Massively Multiplayer Online Games (MMOGs) have become part of the mainstream net culture during the last couple of years. Everybody is talking about Second Life or World of Warcraft these days. One aspect that gets rarely addressed is how the future if MMOGs will look like. Now if you ask a handfull of Taiwanese computer scientists that call themselves the VAST Development Team, the answer is clear: distibuted.

The team has developed an Open Source P2P framework for MMOGs called VAST, which stands for Voronoi-based Adaptive Scalable Transfer. From their website:

"To reach a truly massive audience and evolve NVE (networked virtual environment) into a global phenomenon, its scale must go up while the cost must go down. Therefore, two important issues are scalability and affordability. Basically, how do we create a NVE that allows millions of users to participate at the same time? And, how can we lower the costs in development and deployment so that NVE may become as commonly and easily accessible as today’s WWW?"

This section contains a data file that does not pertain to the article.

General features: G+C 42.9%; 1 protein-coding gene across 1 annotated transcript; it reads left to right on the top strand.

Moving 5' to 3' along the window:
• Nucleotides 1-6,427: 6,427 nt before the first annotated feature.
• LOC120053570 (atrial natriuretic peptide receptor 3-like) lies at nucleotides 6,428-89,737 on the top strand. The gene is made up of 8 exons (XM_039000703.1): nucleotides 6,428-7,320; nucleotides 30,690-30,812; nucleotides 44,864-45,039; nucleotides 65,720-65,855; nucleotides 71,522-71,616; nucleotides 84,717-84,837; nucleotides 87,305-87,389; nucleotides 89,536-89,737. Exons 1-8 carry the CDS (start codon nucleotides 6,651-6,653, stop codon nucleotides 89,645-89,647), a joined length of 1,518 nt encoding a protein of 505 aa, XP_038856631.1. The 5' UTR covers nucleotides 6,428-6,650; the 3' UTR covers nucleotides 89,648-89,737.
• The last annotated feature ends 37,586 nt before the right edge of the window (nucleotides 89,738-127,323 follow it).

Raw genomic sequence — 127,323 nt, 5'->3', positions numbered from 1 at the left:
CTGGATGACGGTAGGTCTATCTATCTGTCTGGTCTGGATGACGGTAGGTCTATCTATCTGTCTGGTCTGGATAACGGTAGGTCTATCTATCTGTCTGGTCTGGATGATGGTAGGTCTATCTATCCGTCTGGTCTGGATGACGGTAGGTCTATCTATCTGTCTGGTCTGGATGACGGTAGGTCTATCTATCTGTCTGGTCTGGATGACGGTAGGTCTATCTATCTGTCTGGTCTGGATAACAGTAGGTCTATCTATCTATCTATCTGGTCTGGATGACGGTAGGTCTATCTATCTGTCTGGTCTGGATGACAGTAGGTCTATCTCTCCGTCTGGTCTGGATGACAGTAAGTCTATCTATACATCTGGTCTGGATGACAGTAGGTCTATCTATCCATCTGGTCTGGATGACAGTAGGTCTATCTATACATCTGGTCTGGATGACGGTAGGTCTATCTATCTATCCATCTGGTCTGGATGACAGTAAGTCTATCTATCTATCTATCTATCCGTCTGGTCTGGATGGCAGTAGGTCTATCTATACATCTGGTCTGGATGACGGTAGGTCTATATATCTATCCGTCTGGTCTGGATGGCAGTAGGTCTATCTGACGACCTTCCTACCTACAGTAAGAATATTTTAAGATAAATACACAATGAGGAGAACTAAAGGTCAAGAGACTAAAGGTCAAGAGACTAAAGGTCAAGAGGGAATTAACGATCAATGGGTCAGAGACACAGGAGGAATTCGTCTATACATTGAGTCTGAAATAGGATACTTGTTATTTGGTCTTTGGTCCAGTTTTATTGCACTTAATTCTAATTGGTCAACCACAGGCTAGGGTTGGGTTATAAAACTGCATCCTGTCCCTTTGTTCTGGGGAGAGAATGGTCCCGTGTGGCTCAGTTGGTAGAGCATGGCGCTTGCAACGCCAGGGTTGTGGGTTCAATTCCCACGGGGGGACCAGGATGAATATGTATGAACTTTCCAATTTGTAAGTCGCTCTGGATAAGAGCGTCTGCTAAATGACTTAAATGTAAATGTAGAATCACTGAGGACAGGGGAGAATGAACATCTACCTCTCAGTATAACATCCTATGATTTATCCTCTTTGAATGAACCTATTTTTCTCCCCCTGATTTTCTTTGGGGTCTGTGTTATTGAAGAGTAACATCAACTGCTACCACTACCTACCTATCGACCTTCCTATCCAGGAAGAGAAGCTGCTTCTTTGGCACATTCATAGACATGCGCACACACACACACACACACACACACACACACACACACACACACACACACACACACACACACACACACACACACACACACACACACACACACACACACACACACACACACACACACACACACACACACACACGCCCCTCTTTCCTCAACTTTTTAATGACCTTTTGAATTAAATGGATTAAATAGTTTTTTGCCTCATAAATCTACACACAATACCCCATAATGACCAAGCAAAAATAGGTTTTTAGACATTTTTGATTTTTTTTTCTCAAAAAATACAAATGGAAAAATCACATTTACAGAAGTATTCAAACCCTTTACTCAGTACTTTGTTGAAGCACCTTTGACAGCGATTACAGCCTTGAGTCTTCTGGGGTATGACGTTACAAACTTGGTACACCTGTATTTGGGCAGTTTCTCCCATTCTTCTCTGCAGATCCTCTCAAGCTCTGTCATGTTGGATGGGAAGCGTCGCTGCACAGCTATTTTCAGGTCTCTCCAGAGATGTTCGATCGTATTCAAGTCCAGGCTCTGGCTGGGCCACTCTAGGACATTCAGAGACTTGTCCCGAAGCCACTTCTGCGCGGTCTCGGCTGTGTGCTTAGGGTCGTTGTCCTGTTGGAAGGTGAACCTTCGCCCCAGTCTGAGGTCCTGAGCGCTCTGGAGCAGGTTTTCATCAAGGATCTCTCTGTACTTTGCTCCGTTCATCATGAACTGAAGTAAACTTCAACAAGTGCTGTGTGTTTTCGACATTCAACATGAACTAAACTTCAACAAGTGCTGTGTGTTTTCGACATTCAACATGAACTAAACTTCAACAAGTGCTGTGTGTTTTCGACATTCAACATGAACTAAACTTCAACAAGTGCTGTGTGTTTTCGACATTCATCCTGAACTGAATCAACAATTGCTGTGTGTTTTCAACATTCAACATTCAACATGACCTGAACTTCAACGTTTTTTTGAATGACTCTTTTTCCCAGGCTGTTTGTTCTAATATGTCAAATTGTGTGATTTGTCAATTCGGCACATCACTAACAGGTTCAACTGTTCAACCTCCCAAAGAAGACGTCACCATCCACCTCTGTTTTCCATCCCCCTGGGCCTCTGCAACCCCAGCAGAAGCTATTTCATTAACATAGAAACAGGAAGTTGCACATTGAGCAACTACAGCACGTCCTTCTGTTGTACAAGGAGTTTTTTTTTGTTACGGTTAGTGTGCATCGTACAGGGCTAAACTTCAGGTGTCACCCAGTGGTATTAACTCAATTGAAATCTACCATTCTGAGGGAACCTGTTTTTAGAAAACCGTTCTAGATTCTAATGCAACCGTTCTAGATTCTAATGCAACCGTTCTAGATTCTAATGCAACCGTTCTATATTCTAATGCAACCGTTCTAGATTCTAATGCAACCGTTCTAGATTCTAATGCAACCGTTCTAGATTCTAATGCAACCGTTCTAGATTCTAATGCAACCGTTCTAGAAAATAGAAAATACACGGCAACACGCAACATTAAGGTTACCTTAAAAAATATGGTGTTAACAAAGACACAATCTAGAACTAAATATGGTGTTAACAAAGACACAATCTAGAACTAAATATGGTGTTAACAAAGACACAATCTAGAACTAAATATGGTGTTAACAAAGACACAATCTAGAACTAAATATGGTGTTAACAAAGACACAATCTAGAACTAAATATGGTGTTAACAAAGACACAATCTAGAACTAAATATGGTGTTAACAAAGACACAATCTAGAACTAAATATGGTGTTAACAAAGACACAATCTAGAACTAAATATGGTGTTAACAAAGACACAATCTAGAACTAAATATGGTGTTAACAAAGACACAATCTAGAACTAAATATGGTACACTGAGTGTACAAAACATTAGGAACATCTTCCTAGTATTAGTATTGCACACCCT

The intersting thing about this apporach is that MMOGs demand a different way of thinking about P2P. Traditional P2P networks try to achieve the biggest network horizon possible. Users who want to find a rare file potentially need to search the whole network, or at least big parts of it.

Players in online games however don't need to know what's going on a different island or continent. To them only their immediate environment matters. Of course this environment is changing all the time, so it needs to be highly flexible. VAST uses a special flavour of neighbour discovery for this that takes into account many aspects of MMOGs: Areas can get crowded, users can be alone on their property and so on.

The whole concept is described in detail on their website, and I encourage you to read it. It's a very interesting way to think about P2P, and it makes you wonder whether such frameworks could be used for P2P-based social networks or even P2P localization.

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